18 January 2004 1708 hrs (SST)

Afghanistan opens foreign bank with hopes of first ATM

KABUL : Over the next few weeks Afghanistan's banking sector will move from comprising just six rundown specialist banks to one where several international commercial operations compete for business -- with perhaps even an ATM machine around the corner.

The National Bank of Pakistan is the only foreign bank operating in the country, but competition is building with First Micro Finance Bank, majority-owned by the Agha Khan Fund for Economic Development, and British-based Standard Chartered preparing to open soon.

The Afghanistan International Bank (AIB), a local bank with international shareholders and ING management, and Pakistan's Habib Bank are also set to open their doors in the capital once they receive licences, all but a technicality, according to Afghanistan's central bank governor, Anwar-ul-Haq Ahady.

Of the existing six banks in the country, the Pashtuni Tejaraty Bank and the Milli-e Bank (National Bank) will be restructured.

The remaining four -- the Agricultural Bank, Industrial Bank, Mortgage Bank and Export Promotion Bank -- will be merged or liquidated, Ahady said.

The government has also had "at least two more applications" for banking licences and a number of other banks in Pakistan and Iran have expressed interest, Ahady said.

"In the past, that section of the market economy was heavily controlled by the state, we are abandoning that," Ahady told AFP.

"We will move to a more market economy type of economy, which means competition and that competition is open to Afghans and to internationals."

Ahady said he hoped the foreign banks, each of which must guarantee capital of five million US dollars to gain a licence, would become more important than the public system and develop the market for credit in the country, until now an unknown quantity.

"The demand that is really a legitimate demand, I don't know what the size of that is and I hope these banks will develop it."

Ahady would like to see 10 banks operating in Afghanistan, with the option of handing out more licences if demand is strong enough.

While it isn't Wall Street, the opening of foreign banking institutions in Kabul will mean residents of the war-shattered capital will be able to stop carrying wads of cash everywhere.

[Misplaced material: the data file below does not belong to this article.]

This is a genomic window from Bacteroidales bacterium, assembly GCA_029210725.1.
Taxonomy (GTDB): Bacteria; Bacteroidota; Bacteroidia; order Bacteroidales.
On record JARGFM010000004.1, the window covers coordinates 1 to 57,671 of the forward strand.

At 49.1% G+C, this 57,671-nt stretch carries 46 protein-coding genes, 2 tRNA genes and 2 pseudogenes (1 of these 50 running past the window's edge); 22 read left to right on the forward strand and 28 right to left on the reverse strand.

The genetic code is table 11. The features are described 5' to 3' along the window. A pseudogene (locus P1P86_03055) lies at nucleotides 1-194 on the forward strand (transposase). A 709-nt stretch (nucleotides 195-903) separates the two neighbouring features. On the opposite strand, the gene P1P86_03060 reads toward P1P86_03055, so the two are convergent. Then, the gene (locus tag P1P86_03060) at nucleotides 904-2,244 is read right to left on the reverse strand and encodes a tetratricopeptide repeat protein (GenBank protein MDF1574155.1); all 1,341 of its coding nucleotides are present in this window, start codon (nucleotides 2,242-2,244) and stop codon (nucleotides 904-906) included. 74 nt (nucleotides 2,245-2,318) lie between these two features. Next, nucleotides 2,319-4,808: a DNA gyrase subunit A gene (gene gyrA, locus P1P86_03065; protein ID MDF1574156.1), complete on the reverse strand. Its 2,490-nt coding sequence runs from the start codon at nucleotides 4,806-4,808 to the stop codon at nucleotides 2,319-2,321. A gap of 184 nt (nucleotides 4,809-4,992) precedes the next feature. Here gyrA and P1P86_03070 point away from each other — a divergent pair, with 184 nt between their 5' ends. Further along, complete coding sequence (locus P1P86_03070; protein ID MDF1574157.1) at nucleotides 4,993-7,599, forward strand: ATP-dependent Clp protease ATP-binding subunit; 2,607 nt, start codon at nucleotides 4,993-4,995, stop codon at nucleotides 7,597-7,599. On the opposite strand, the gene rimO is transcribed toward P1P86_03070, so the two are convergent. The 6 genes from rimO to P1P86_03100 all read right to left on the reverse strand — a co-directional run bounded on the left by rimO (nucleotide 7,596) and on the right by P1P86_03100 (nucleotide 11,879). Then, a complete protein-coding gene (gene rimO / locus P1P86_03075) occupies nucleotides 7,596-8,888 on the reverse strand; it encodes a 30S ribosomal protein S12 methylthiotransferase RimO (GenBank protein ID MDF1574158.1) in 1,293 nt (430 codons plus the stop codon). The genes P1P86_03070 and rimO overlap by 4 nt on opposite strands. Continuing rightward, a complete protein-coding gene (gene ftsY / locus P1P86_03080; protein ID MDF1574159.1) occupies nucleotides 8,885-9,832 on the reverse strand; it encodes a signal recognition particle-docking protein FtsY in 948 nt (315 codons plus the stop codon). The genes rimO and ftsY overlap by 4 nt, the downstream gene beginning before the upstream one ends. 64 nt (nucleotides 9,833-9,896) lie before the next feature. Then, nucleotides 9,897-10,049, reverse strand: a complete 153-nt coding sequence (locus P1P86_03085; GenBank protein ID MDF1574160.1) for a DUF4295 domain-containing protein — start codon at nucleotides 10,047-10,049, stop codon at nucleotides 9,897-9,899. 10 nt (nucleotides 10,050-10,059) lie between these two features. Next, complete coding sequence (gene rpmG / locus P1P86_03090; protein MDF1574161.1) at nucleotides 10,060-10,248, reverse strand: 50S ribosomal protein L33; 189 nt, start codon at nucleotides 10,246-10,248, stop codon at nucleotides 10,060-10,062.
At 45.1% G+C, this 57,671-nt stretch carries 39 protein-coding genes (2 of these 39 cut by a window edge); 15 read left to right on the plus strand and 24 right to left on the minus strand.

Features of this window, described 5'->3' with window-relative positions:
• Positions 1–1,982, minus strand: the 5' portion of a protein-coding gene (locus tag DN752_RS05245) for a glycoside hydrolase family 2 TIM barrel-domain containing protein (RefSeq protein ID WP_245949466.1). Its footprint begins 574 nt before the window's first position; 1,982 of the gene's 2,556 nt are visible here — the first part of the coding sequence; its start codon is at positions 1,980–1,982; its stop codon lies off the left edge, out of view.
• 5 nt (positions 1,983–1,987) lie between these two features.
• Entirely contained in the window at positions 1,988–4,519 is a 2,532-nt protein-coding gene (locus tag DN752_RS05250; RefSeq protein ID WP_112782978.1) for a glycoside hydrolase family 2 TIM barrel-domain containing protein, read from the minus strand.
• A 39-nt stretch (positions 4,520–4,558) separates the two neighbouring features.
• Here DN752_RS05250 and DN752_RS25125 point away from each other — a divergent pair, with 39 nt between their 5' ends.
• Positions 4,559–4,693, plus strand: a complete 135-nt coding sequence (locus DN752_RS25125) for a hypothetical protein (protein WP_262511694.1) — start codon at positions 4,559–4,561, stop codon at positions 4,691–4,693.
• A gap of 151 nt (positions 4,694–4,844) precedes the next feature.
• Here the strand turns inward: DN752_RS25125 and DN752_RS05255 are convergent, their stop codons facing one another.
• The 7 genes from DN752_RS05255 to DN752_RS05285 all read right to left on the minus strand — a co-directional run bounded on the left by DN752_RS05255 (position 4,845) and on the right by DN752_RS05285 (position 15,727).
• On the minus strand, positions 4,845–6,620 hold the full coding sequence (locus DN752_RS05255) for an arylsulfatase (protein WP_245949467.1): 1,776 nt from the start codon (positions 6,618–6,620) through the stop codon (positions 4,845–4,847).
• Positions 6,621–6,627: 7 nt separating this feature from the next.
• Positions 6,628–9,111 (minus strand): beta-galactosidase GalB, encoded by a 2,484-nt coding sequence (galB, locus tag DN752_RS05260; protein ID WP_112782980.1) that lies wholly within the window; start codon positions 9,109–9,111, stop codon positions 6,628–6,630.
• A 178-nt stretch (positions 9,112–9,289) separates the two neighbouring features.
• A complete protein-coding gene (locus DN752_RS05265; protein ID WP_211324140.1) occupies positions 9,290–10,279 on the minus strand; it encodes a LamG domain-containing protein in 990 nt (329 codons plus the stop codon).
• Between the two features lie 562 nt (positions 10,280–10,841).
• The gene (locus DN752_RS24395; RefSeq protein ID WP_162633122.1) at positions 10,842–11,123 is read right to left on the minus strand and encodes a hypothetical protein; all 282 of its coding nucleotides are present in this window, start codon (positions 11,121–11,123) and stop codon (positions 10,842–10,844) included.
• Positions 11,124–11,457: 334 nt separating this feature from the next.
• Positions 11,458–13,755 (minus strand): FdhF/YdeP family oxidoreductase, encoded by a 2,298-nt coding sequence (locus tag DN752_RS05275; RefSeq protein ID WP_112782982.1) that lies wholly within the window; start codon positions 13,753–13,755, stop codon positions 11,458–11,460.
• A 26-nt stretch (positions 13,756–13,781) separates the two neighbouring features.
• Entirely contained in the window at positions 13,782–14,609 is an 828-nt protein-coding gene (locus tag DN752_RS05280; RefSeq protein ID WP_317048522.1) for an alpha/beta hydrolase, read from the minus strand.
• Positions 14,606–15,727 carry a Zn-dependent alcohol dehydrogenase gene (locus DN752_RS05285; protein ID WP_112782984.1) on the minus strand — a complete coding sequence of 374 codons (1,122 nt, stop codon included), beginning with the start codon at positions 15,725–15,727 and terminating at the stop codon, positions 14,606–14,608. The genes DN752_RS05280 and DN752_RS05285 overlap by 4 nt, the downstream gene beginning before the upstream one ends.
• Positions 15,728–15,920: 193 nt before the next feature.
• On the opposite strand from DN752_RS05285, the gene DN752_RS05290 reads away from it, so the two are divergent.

They will also be able to avoid using the traditional and informal "hawala" money transfer system, which does not record transactions and is suspected of being used by terrorists and money launderers.

Chief executive officer of the AIB John Haye said one of the bank's main tasks would be to provide international aid workers, embassy staff and non-government organisations with money transfers.

"The only transfer system that exists is the hawala system. From what I hear that system works well but it's not transparent, you don't get a receipt and that's what self-respecting institutions want."

Getting money out from under people's beds and into banks where it could be used by businesses would also help the economy, Haye said.

AIB, which plans to open between five and seven banks in major cities, will also assist reconstruction and trading companies by providing credit and working capital.

There is also a plan to provide some ATMs, initially inside the bank itself then within other secure compounds such as those of embassies, the UN and military forces.

President of the National Bank of Pakistan Syed Ali Raza said his bank planned to expand into the troubled main southern city of Kandahar and the eastern city of Jalalabad and install an ATM network within three months.

He said he was not troubled by the increased violence in the country, marked by attacks in the south and southeast.

"We are quite comfortable to do this... we don't believe it (increased unrest) is going to be an impediment to our business," he said.

But for now the issue of foreign banks in the country is probably of little interest to most Afghans, who live in poverty, and Ahady admits as much.

"For most individuals they have so little, such a small amount of money, that it doesn't probably make sense for someone who has 2,000 Afghanis to establish a bank account because that's 50 dollars," he said.

And does Ahady think there will ever be an ATM in Kabul? "I don't know," he said. "But for the time being I am pleased that they want to do that."